The Unattainable Aphrodites

Aphrodite does attempt to enter the show.  In episode twelve, we get a glimpse of hope for happiness for Tony.  His life seems like it is adjusting with the therapy.  Tony has encounters with a beautiful, Aphrodisiac woman named Isabella.  In the episode, we learn that she is visiting from Italy and staying with the neighbors.  She is graceful and attractive and Tony enjoys her company.  The problem with this Aphrodite is that she turns out to not be real; she only existed in Tony’s mind.   Dr. Melfi and Tony conclude that Isabella is the result of the need to alter Tony’s medication.  It is interesting that Aphrodite appears here as not only fictional but a result of anti-depression medication. She is beautiful and graceful and just like a flower, impermanent.

Another brush Tony has in the series is Adriana, is Tony’s nephew, Christopher’s, fiancé.  She is completely unattainable to Tony because of her relationship to his nephew.  In episode fifty-seven, Tony talks about his desire to be with the young, pretty Adriana to Dr. Melfi.  In the end, Tony recognizes that his desires can’t be acted on as it would destroy his relationship with his nephew and wouldn’t actually be possible.  In the end, it is just like Isabella, the Aphrodisiac experience only exists in the mind.  For a twist, Tony and Adriana end up in a car accident under questionable circumstances.  The nephew and other members of the crew believe there may have been a sexual encounter and Tony has to deal with fallout from an unrequited encounter with Aphrodite, the closest he ever comes to the elusive goddess.

Depression and the lack of Aphrodite

Tony suffers from depression; he is a broken Zeus.  His world is filled with ugliness and violence. He lacks beauty, civilized nature, and love.  Through the series, Tony battles depression and the fallout from being a mob boss with the perceived weakness of having a mental illness.  Even though Tony is depicted in scenarios where he enjoys being extremely violent and cruel (10:50-11:00); in reality the audience is made to have sympathy for him. The lack of Aphrodite, the lack of beauty and civilization causes Tony to continue to pursue the goddess but he never seems to reach her. This frustration causes him to have more and more sadness and self-pity.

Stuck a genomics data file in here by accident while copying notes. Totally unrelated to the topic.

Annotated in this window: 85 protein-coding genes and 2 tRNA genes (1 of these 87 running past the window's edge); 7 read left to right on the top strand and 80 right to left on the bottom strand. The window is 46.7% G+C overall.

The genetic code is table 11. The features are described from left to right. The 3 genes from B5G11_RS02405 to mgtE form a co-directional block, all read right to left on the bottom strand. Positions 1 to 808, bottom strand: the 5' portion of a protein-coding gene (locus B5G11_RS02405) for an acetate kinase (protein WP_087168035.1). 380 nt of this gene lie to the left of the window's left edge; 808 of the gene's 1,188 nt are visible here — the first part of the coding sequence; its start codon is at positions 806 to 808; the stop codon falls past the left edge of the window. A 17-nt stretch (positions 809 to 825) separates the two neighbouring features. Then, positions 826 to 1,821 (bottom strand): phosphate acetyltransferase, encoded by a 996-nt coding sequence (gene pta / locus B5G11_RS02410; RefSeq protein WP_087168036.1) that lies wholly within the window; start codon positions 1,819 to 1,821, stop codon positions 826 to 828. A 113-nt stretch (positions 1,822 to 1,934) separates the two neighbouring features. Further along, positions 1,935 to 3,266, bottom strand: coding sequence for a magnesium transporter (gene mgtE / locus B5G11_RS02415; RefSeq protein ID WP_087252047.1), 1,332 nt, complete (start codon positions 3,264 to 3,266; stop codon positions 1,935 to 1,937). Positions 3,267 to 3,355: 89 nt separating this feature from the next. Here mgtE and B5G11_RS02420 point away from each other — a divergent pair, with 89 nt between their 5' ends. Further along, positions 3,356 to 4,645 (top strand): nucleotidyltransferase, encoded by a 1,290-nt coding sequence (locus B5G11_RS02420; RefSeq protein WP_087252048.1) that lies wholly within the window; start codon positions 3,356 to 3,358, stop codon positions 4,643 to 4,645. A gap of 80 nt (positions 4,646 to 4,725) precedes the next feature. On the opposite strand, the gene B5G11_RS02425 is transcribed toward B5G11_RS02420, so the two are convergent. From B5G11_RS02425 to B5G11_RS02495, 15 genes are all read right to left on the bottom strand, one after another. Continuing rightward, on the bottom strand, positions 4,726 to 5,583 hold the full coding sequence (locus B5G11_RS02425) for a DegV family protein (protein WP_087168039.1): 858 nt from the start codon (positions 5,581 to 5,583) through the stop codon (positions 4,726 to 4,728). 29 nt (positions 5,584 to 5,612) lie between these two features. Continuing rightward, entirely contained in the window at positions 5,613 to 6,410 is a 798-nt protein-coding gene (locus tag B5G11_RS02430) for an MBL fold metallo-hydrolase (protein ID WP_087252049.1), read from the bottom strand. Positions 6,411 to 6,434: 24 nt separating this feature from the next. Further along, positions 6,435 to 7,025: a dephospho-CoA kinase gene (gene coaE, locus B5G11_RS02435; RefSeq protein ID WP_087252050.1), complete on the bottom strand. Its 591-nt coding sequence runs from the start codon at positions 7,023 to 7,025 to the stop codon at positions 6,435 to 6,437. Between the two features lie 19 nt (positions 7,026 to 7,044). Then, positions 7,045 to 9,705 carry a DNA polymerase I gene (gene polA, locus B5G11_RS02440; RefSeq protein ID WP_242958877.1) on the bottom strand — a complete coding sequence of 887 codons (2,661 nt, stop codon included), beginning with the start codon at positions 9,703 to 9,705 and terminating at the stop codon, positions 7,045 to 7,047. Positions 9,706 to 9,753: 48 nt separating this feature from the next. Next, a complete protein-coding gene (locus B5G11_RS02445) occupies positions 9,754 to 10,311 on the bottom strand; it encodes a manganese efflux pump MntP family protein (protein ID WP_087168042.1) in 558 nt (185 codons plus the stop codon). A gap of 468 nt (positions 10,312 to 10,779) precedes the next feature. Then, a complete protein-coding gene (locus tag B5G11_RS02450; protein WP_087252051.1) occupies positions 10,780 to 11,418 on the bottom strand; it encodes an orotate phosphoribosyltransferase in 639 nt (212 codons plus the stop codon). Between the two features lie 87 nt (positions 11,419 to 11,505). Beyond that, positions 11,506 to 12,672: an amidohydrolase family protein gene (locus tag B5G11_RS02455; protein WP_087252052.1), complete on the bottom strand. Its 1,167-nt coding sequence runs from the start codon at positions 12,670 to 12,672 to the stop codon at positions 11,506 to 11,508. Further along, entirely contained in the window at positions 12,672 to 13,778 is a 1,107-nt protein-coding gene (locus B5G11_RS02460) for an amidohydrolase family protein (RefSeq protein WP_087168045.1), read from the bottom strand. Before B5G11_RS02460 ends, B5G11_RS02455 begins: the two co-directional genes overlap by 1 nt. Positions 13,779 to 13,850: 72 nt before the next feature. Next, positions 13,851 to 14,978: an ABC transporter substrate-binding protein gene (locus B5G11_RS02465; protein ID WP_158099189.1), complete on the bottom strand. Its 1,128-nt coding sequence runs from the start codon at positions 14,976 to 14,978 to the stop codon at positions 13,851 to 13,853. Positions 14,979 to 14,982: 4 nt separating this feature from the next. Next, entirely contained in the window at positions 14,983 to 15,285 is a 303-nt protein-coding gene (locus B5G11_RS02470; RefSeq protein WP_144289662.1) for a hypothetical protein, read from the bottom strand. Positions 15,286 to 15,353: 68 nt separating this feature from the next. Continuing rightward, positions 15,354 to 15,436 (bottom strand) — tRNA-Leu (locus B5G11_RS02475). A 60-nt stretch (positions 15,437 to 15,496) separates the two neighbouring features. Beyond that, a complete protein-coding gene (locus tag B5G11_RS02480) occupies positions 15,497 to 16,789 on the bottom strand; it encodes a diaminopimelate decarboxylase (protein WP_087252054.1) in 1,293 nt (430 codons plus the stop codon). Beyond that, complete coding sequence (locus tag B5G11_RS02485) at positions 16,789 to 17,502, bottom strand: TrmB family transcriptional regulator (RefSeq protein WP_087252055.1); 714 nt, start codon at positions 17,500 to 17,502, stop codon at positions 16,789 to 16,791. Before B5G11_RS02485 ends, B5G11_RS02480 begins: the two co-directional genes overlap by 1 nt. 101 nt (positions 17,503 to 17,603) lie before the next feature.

Aphrodite, the civilizer

The world in which Tony lives is untamed.  It is crude and uncivilized.  Men settle conflicts with force and laws are regularly broken, not only as a rule of business but just in everyday situations.  When Aphrodite is present, she must be protected.  In order for Aphrodite to be protected, we must have rules and we must follow those rules.  Tony is quick to anger; he uses violence to resolve issues in most situations.  He is fierce and dangerous; he is arguably an Ares outside of the family setting.  Ares seduces Aphrodite and protects her but Tony is an Ares without an Aphrodite to protect.  Instead of being civilized and living in a way to protect the beauty of the world, Tony and his crew cause violence and destruction in almost every episode.

The Garden State

It is interesting that the setting for the show is New Jersey, the Garden State.  Gardens are cultivated and organized.  They are the safe version of Aphrodite.  This combines the beauty and impermanence of flowers with the civilizing nature of Aphrodite.  This is not Tony’s New Jersey.  Tony’s New Jersey is not safe, it is not civilized, and it is not beautiful; it is hard and gritty.  His New Jersey is introduced in the opening credits of the series.

The show starts with the view from inside the car.  The car is crossing the bridge into city.  Everything is hard and industrial.  The scenery is old, dirty and dilapidated.  Tony is driving the car.  He is smoking a cigar and we see the progression from the New Jersey turnpike to Tony’s home.  “The New Jersey Turnpike, at least the northern part, is an adventure. Its abstract expressionist shapes, strange lines and angles, concentration of various transport, kinetic energy and tumult, wildlife and history, the things you see from it, its concrete and iron and rubber, its noise and smells and speed, make it a thing of gritty beauty.” (HBO)  This is a good description for Tony’s New Jersey.  It is also most certainly a place that lacks Aphrodite.  It lacks her beauty, it lacks her grace, and it lacks her civilizing nature (0:00-1:39).

Sex in Sopranos

The last important connection with the series and Aphrodite’s absence is with the representation of sex in the series.  As I have previously discussed, Tony works out of a strip club.  The women are treated as objects for sexual gratification but none of them are in any way Aphrodite.  The sexual acts with the strippers are for commerce, they aren’t joyful, graceful, and certainly are not portrayed as beautiful or loving.  The characters do not contain Aphrodite so neither does their sex.  Carmela, Hera, has sexual obligations to Tony but that is not aphrodisiac, it is more out of duty than love or passion.  When we see Tony in sexual encounters outside the marriage they are usually more violent than beautiful.  Every woman he dates is psychologically damaged and depressed.  The women all lack Aphrodite and end up doing Tony more damage than good, leaving him more depressed and further from the goddess.